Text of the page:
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Bugs as Drugs: Prebiotics and Probiotics in Gastroenterology

Bugs as Drugs: Prebiotics and Probiotics in Gastroenterology

Presenter: Eamonn Quigley, MD, National University of Ireland at Cork

Dr. Quigley’s lecture served as early notice that this year’s ACG was going to take prebiotics and probiotic therapies very seriously—this was one of many sessions the College programmed on the topic. Dr. Quigley summarized current promising research on prebiotics and probiotics as treatment for infectious, inflammatory, and even malignant conditions of the GI tract.

The human gut bacterial population (“microbiota” or “microflora”) is typically comprised of 300 to 500 species. This diversity is a marker for intestinal health, and it decreases in obese or infected persons and in those with inflammatory bowel disease (IBD). Most of us are aware that non-pathogenic bacteria prevent overgrowth of pathogens by out-competing them, but emerging research has documented a much broader functional role for the microbiota, which…

Contributes nutrition by producing folate and vitamin K, and by converting unabsorbed dietary sugars and alcohols into short-chain fatty acids (SCFAs). SCFAs serve as an energy source for colonic mucosal cells.

Modulates growth: SCFAs promote the growth of intestinal epithelial cells while controlling their proliferation and differentiation.

Prevent invasive infection by maintaining the integrity of the epithelial barrier.

Prevent infection above and beyond simple competition by:
      » Producing fatty acids and peroxides that are nonspecifically inhospitable to pathogenic bacteria
      » Inhibiting pathogenic bacteria’s movement across the gut wall (thereby preventing translocation)
      » Enhancing mucosal barrier function and adhering to mucosal surfaces
      » Signaling the epithelium and immune system to modulate immune and inflammatory responses
      » Producing highly specific bacteriocins that inhibit or kill pathogenic bacteria

The entire bacterium may not be needed to confer benefit—dead cells, bacterial components, peptides, metabolites, or even bacterial DNA may be biologically active. Current research has studied two approaches to “bugs as drugs:” prebiotics, and probiotics:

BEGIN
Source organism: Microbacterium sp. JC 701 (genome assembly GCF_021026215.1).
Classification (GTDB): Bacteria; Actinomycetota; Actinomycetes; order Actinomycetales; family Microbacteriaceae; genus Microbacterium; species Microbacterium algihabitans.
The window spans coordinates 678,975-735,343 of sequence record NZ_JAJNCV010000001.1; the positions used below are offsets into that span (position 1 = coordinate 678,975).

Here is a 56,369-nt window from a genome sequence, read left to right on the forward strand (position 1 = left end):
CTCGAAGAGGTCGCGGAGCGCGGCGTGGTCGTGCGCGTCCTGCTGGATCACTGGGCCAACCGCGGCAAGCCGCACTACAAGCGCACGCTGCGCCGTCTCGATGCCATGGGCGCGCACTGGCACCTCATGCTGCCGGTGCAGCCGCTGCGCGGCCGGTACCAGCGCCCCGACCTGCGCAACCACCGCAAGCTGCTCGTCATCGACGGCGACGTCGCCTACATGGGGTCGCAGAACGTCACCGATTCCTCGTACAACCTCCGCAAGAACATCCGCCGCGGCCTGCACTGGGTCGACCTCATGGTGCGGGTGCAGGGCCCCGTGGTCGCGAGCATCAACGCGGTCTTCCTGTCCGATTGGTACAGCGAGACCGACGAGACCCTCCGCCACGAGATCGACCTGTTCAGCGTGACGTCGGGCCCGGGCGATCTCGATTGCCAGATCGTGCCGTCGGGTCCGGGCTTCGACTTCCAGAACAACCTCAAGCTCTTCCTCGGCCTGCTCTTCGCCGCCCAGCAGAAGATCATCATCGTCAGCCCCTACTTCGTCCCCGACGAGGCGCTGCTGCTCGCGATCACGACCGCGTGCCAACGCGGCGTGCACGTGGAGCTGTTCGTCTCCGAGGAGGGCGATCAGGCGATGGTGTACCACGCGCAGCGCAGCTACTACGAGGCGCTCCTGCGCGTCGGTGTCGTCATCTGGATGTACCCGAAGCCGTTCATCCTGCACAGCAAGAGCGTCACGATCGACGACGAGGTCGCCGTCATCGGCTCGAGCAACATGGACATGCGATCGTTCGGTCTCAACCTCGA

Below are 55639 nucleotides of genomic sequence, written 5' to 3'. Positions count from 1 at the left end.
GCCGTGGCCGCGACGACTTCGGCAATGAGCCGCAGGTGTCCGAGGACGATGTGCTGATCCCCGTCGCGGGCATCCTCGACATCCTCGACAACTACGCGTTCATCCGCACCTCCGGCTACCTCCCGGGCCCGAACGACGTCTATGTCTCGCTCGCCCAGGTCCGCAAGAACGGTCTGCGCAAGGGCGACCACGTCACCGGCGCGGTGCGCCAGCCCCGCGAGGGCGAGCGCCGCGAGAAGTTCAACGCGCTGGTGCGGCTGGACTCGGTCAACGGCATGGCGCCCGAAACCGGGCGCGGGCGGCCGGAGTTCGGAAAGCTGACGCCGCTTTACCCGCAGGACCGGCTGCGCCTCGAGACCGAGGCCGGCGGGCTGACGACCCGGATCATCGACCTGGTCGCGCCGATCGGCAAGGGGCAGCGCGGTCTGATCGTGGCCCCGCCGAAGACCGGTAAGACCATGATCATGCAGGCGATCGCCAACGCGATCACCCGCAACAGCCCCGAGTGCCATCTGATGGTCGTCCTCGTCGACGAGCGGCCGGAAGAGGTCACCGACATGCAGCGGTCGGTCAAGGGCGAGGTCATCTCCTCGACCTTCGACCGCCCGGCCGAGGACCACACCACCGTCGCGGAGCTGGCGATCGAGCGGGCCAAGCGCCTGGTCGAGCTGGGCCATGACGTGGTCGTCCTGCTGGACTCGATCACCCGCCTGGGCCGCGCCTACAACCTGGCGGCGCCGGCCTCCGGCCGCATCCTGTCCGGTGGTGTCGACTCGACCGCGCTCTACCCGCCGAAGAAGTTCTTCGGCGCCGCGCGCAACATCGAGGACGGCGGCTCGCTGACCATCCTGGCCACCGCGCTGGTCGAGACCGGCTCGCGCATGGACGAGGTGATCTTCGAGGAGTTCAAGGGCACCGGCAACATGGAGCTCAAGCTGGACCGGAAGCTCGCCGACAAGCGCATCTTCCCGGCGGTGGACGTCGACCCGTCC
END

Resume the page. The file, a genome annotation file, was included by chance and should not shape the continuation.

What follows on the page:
Prebiotics are non-digestible but fermentable foods or preparations that stimulate growth or activity of beneficial bacteria. Examples include oligosaccharides in human breast milk, inulin-like fructans and fructo-oligosaccharides (FOS). Fiber and lactulose also have some prebiotic effect. Oligosaccharides in breast milk account for part of the immunologic benefits of breast-feeding. Fructans and FOS are found in wheat, onion, chicory, garlic, leeks, artichokes, and bananas. These reach the colon intact, where they undergo fermentation. Dr. Quigley notes that much of the evidence favoring prebiotics has been shown in experimental animal studies and small human trials, which have suggested some benefit for prebiotics in inflammatory bowel disease , IBS, and colon cancer. There are no high-quality prospective human studies to date.

Probiotics are foods or preparations that contain live organisms thought to confer a health benefit to the host. Commercially-available probiotic preparations available in health food stores and supermarkets have not been subjected to high-quality study in humans. Concerns persist about the products’ stability over storage time, and whether they actually contain the viable bacteria as labeled. But good evidence for a role for probiotics exists in a number of areas:
      » Infectious and antibiotic associated diarrhea: Meta-analysis suggests value for Saccharomyces boulardii,  Lactobacillus acidophilus and bulgaricus, Enterococcus faecium SF68, Bifidobacterium longum, and Lactobacillus GG in preventing bacteria-associated diarrhea. There is not sufficient evidence to justify routine probiotics for high-risk persons starting antibiotics.
      » IBD: Several studies lend support for a role for probiotics in maintaining remission in ulcerative colitis (UC). There is weaker evidence for a role in inducing remission in mild-to-moderately active UC. The strongest evidence for a role in UC treatment is seen in a study of pouchitis (inflammation in the neo-rectum of UC patients post-total colectomy and ileo-anal pouch procedure). The probiotic used was VSL#3—mixture of eight different bacterial strains. There is currently no evidence base supporting the use of probiotics in Crohn’s disease.
      » Functional GI disorders: Minimal evidence base, but some promise in irritable bowel syndrome (IBS) has been seen for Bifidobacterium infantis 35624, which appears to improve both pain and global symptoms. Other strains tend to improve only one or two of the many symptoms experienced by IBS patients.

If ACG 2011 had a recurrent theme, it was nicely summed up in this lecture: probiotic treatments are coming. Scientific evidence is accumulating for this approach, and patients will likely embrace it as a “natural” remedy. Primary care physicians should carefully follow this emerging trend—it holds promise for some of our most challenging patients with chronic disease. The subject was a central topic at this national specialty conference, but if these modalities become the standard of care, it is likely that primary care offices will provide most of the treatment.

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